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Abstract

Unexplained weight changes that occur in Parkinson’s disease (PD), are often neglected and remain a poorly understood non-motor feature in patients with PD. A specific ‘Park-weight’ phenotype with low body weight has been described, and our aim was to evaluate the clinical and prognostic trajectories and biomarkers of weight variability in PD. We evaluated body weight-related biomarkers in 405 de novo PD patients and 187 healthy controls (HC) over a 5-year follow-up period from the PPMI database. Body-weight variability was defined as intra-individual variability in body weight between visits. PD patients were categorized as weight losers, gainers, or patients with stable weight. The differential progression of motor and non-motor clinical variables between groups was explored using linear mixed-effects models. Finally, we estimated longitudinal changes in weight as a function of baseline and longitudinal striatal presynaptic dopaminergic transporter imaging. PD patients presented a greater weight variability compared to HC (p = 0.003). Patients who developed weight loss had lower CSF amyloid-beta 1–42 (p = 0.009) at baseline. In addition, patients with weight loss showed a faster cognitive decline (p = 0.001), whereas patients with weight gain showed a slower motor progression (p = 0.001), compared to patients with stable weight. Baseline right striatal denervation was a predictor of weight variability in both PD patients and HC (p < 0.001). Similarly, weight variability in PD patients was associated with the progression of right striatal denervation (p < 0.001). Weight variability and specifically weight loss are more frequent in PD compared to HC, and are associated with specific motor, non-motor and cognitive progression patterns. A greater CSF amyloid burden was present at baseline in patients with subsequent weight loss. Presynaptic dopaminergic imaging in the right striatum may serve as a predictor of future weight changes in PD and HC.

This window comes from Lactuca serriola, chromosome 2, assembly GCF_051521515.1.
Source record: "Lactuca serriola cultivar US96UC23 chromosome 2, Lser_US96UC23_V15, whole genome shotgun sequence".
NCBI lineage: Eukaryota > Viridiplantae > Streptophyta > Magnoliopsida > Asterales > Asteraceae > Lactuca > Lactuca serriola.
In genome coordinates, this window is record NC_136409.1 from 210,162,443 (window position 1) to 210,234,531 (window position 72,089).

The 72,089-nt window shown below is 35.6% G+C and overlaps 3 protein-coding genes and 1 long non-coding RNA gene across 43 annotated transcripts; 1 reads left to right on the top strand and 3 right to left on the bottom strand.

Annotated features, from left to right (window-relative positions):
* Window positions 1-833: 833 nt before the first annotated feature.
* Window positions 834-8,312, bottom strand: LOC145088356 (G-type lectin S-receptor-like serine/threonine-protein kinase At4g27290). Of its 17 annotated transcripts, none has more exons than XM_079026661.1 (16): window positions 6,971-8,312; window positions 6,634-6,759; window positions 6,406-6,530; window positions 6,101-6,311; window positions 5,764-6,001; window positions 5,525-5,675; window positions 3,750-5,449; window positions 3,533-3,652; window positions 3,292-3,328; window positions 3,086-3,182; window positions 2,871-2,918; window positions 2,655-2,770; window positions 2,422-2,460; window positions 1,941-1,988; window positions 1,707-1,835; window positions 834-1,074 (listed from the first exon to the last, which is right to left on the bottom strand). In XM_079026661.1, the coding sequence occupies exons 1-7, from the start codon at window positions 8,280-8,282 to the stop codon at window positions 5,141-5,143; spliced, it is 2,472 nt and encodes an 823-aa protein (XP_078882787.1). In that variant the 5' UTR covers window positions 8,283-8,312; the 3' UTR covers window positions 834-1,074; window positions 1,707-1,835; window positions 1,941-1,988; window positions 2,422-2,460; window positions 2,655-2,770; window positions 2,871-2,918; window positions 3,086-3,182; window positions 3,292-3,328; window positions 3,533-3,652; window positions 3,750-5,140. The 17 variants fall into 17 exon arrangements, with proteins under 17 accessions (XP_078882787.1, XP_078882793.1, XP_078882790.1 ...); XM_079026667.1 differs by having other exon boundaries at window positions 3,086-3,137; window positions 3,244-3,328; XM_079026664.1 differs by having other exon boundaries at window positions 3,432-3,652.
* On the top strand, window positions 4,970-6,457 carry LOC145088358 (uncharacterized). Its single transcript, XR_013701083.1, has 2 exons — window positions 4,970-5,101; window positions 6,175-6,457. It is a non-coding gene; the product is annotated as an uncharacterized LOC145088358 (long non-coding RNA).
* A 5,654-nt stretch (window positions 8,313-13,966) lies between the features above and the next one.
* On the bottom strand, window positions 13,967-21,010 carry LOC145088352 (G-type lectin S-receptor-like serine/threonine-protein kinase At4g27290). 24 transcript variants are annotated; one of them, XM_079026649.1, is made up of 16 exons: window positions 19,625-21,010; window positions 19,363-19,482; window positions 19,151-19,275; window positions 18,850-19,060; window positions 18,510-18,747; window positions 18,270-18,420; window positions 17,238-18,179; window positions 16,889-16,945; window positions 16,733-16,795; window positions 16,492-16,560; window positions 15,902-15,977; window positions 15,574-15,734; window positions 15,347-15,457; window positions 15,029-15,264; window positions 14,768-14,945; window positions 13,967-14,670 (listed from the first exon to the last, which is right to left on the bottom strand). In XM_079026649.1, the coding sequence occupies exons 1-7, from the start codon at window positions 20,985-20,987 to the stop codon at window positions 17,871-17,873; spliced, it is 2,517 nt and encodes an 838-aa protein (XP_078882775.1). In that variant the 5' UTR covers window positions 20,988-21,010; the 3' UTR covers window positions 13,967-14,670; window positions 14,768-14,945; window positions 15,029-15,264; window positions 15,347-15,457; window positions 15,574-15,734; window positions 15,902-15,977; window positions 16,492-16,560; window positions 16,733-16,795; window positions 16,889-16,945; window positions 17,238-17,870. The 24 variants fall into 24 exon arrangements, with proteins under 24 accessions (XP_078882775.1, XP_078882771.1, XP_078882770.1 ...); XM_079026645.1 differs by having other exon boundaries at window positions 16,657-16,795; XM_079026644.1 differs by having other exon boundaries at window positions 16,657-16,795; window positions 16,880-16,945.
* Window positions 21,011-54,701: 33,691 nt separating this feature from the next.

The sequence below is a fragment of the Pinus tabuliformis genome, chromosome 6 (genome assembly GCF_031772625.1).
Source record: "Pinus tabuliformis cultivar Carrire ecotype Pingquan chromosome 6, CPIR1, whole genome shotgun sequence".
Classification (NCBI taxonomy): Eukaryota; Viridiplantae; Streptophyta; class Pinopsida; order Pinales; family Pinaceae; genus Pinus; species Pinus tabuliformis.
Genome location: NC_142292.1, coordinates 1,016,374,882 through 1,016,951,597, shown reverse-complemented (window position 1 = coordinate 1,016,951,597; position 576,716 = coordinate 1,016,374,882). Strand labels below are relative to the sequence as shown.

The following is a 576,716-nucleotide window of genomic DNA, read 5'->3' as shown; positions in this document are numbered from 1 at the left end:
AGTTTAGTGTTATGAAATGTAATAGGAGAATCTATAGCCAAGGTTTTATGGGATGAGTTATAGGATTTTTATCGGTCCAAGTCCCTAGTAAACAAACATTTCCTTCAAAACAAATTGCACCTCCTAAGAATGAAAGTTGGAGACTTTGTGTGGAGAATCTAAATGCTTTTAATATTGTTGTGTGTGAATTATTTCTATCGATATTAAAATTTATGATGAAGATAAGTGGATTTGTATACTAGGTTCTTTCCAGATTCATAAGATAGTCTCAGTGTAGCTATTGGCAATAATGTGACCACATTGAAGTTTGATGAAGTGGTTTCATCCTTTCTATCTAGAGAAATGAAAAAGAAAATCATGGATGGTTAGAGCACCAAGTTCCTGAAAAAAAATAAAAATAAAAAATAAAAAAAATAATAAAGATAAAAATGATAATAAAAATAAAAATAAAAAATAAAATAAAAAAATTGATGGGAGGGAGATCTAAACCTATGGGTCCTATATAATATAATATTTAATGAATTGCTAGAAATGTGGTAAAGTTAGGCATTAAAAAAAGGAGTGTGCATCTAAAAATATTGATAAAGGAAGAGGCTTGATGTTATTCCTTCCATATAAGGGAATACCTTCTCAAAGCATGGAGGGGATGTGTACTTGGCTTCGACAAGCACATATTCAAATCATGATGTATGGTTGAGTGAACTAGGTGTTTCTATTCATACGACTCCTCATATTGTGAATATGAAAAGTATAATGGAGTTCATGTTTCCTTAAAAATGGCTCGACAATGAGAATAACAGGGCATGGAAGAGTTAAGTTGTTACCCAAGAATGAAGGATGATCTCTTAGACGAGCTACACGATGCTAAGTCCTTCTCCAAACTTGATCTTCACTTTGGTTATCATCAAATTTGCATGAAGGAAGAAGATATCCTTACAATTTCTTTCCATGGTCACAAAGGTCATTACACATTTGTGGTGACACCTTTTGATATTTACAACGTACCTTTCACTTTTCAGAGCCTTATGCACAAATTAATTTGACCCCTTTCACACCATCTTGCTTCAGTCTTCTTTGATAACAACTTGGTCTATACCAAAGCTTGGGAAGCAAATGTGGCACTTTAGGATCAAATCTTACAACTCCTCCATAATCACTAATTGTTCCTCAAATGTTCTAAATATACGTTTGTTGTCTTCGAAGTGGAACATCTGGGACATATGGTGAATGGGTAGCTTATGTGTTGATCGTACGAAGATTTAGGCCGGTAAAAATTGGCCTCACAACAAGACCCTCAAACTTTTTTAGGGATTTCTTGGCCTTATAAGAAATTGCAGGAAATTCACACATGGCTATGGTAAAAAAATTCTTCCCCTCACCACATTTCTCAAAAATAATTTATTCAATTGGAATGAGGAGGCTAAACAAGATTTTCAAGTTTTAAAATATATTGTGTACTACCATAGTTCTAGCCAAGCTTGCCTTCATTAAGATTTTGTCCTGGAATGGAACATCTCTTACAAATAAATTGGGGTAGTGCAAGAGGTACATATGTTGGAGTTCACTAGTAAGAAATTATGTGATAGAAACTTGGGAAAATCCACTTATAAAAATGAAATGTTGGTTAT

Original languageEnglish
Article number95
Journalnpj Parkinson's Disease
Volume8
Issue number1
DOIs
Publication statusPublished - 2 Aug 2022

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